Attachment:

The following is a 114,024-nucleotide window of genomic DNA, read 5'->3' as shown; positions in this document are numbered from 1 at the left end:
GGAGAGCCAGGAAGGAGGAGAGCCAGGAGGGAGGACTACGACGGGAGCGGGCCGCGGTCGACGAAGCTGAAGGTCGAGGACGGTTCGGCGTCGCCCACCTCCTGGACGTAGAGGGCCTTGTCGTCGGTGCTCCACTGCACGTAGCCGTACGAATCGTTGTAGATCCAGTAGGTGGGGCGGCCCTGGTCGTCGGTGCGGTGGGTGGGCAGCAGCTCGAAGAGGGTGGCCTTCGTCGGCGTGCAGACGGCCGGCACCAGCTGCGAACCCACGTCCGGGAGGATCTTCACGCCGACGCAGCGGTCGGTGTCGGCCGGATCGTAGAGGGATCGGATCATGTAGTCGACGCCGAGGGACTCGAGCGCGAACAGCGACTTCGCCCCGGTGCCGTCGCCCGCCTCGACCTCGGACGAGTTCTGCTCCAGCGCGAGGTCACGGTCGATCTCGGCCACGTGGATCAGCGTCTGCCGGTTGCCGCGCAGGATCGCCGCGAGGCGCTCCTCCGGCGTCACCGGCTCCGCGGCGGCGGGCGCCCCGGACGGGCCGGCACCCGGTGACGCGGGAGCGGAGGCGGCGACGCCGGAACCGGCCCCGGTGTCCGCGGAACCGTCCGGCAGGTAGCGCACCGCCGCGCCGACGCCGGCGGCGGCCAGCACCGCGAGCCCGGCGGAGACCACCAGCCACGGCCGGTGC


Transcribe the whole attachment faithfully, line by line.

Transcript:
The following is a 114,024-nucleotide window of genomic DNA, read 5'->3' as shown; positions in this document are numbered from 1 at the left end:
GGAGAGCCAGGAAGGAGGAGAGCCAGGAGGGAGGACTACGACGGGAGCGGGCCGCGGTCGACGAAGCTGAAGGTCGAGGACGGTTCGGCGTCGCCCACCTCCTGGACGTAGAGGGCCTTGTCGTCGGTGCTCCACTGCACGTAGCCGTACGAATCGTTGTAGATCCAGTAGGTGGGGCGGCCCTGGTCGTCGGTGCGGTGGGTGGGCAGCAGCTCGAAGAGGGTGGCCTTCGTCGGCGTGCAGACGGCCGGCACCAGCTGCGAACCCACGTCCGGGAGGATCTTCACGCCGACGCAGCGGTCGGTGTCGGCCGGATCGTAGAGGGATCGGATCATGTAGTCGACGCCGAGGGACTCGAGCGCGAACAGCGACTTCGCCCCGGTGCCGTCGCCCGCCTCGACCTCGGACGAGTTCTGCTCCAGCGCGAGGTCACGGTCGATCTCGGCCACGTGGATCAGCGTCTGCCGGTTGCCGCGCAGGATCGCCGCGAGGCGCTCCTCCGGCGTCACCGGCTCCGCGGCGGCGGGCGCCCCGGACGGGCCGGCACCCGGTGACGCGGGAGCGGAGGCGGCGACGCCGGAACCGGCCCCGGTGTCCGCGGAACCGTCCGGCAGGTAGCGCACCGCCGCGCCGACGCCGGCGGCGGCCAGCACCGCGAGCCCGGCGGAGACCACCAGCCACGGCCGGTGC